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Is my new enclosure STURDY enough?

Discussion in 'Home Theater Projects' started by BrianJ>Y, May 22, 2003.

  1. BrianJ>Y

    BrianJ>Y Stunt Coordinator

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    Well I finally finished my ported 3.5cu-ft downfiring av12 sub + Rythmik amp...and it sounds AWESOME. Only thing is when I play it at around -5 to -10 from reference levels in my 3000cu-ft room the sides and mainly the top of the box feel like they're really getting pounded from the inside. I can't feel any air leaks, nothing's moving, and the sub isn't close to bottoming, it sounds great.

    I used 3/4" mdf all around and attached the boards with glue and screws. I braced using 2 large pieces of the same mdf along with a lot of L-brackets. I guess my question is when you guys feel your boxes during loud volume levels does it feel like they're getting pounded or just vibrating? I tried placing about 40 extra pounds of weight on top, the pounding seemed to be reduced...I'm going to try adding even more weight.

    Thanks,
    Brian
     
  2. TimForman

    TimForman Supporting Actor

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    It's hard for me to relate to this one. I can't get near my sub at reference levels.[​IMG] Just kidding. My sealed Tempest is built with void free oak plywood and MDF internal cross bracing. The joints have no screws as I used biscuit joints and dowels. The top is inset with a piece of glass that doesn't appear to move at all. I've pushed it to the limits and never got the impression it was getting "pounded".
     
  3. BrianJ>Y

    BrianJ>Y Stunt Coordinator

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    By pounded I mean putting your hands on top of the sub and feeling as if somebody was punching the top from the inside... I'm worried that my enclosure isnt rigid enough, although I built it like everybody else does...atleast I hope I did.
     
  4. Pete Mazz

    Pete Mazz Supporting Actor

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    If, by "L" brackets, you mean the metal screw on variety, I'd say you may have problems. These brackets don't hold securely enough to withstand the internal forces the sub is undergoing. If you glued the braces and just held them in place with the brackets, then you should be OK, although from the sounds of it, you may need more bracing.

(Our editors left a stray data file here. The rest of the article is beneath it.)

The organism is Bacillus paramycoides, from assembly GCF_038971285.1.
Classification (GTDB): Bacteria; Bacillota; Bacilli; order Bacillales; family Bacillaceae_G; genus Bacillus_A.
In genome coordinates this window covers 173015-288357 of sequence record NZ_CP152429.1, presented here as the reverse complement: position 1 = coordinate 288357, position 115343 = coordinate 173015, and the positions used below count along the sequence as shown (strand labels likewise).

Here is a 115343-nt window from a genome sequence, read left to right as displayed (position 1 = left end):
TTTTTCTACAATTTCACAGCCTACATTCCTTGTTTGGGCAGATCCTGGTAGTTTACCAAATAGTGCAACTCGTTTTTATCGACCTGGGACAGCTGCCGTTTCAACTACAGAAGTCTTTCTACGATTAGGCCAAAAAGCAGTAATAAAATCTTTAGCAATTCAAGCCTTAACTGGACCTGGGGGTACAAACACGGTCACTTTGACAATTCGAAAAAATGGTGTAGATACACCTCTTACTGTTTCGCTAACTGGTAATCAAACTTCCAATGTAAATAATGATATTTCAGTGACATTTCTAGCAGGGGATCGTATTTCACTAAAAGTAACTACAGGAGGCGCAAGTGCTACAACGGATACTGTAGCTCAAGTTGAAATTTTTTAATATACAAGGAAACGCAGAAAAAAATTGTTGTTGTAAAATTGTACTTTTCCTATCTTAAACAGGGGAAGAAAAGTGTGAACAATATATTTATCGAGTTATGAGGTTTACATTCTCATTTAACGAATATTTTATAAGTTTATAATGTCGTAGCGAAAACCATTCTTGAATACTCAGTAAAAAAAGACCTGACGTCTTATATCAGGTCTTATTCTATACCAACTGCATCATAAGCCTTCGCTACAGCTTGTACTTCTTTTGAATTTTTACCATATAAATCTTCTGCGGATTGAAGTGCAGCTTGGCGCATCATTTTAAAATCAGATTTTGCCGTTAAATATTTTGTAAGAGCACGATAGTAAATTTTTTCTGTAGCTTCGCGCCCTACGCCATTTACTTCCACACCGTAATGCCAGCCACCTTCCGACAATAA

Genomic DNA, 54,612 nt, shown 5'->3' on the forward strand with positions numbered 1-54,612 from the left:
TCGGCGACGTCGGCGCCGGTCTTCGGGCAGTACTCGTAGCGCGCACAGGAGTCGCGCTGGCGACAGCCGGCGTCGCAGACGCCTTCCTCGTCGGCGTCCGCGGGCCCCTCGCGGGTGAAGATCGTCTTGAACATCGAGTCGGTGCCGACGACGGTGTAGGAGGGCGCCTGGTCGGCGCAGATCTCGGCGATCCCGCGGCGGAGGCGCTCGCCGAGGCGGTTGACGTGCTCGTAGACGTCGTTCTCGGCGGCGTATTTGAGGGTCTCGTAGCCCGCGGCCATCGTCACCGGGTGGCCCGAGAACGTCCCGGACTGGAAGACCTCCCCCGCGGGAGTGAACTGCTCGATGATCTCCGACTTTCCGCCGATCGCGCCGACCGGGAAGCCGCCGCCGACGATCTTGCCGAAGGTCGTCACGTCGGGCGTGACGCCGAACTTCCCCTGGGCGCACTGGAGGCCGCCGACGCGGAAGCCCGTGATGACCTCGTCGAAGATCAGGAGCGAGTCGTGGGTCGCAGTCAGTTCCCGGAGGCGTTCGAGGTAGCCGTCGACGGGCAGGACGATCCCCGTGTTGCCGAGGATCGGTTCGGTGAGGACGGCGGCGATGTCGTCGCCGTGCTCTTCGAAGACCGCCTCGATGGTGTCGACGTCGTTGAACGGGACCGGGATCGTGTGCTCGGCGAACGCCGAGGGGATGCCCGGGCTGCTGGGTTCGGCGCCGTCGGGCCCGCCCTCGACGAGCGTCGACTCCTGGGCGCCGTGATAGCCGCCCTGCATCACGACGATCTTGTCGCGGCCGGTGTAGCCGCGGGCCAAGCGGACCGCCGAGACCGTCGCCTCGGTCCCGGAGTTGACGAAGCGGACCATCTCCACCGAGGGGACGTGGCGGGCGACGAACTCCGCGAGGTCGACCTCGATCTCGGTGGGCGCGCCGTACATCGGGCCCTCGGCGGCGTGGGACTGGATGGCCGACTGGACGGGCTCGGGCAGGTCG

Pete
     
  5. TimForman

    TimForman Supporting Actor

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    Here's how I did the cross bracing in mine.
     
  6. Justin Ward

    Justin Ward Supporting Actor

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    When I feel the panels of my 194L Tempest (especcially the top) while it is playing I notice the same thing. It feels as if there is someone trying to punch their way out of box. I notice it most with drums.
     
  7. Allen Ross

    Allen Ross Supporting Actor

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  8. Greg Monfort

    Greg Monfort Supporting Actor

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    No, it shouldn't 'pound' or vibrate. MDF is relatively weak, so to ~match the rigidity of 3/4" void free plywood requires it to be ~1.125-1.25" thick depending on who made it since it varies from brand to brand, and even between plants of the same manufacturer. Once you start bracing the plywood, it's stiffness goes up much quicker with bracing than does MDF, so as you've already found out your best bet is to mass load it to gain the necessary rigidity/damping. Laminating another 3/4" to it should be adequate.

    GM
     
  9. BrianJ>Y

    BrianJ>Y Stunt Coordinator

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    I just attached the braces to the panels using wood screws(drilled from the outside). I previously used only brackets, now I have both. I'm hoping that helps improve the rigidity. I'm going to just add more weight rather than more panels.

    I'm curious though, if I don't add any additional weight and didn't add the screws, would the enclosure really fall apart? Is there any really noticeable advantage soundwise to having such a sturdy/rigid enclosure?
     
  10. Bryan Michael

    Bryan Michael Supporting Actor

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    i used dubble thick 3/4 in mdfb i also got the better stuff. when my dual av15 thumps it bareley vibrates. you cvan bareley feel it. and this is at around 110 db
     
  11. Greg Monfort

    Greg Monfort Supporting Actor

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    Over time it could in theory develop air leaks, or creaking joints. A vibrating cab is out of phase with what the driver's outputting so there's some added audible distortion and additional power losses. Having a low distortion sub is a big deal for music (I can balance a quarter on edge on my dual 15"s and 16hz organ notes won't knock it over), but for HT special effects most folks seem to prefer a bit of added harmonics.

    GM
     
  12. TimForman

    TimForman Supporting Actor

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    Allen,
    That picture shows the Tempest with the metal grill that Adire sells. It didn't stay there long as it made a annoying buzzing sound.
     

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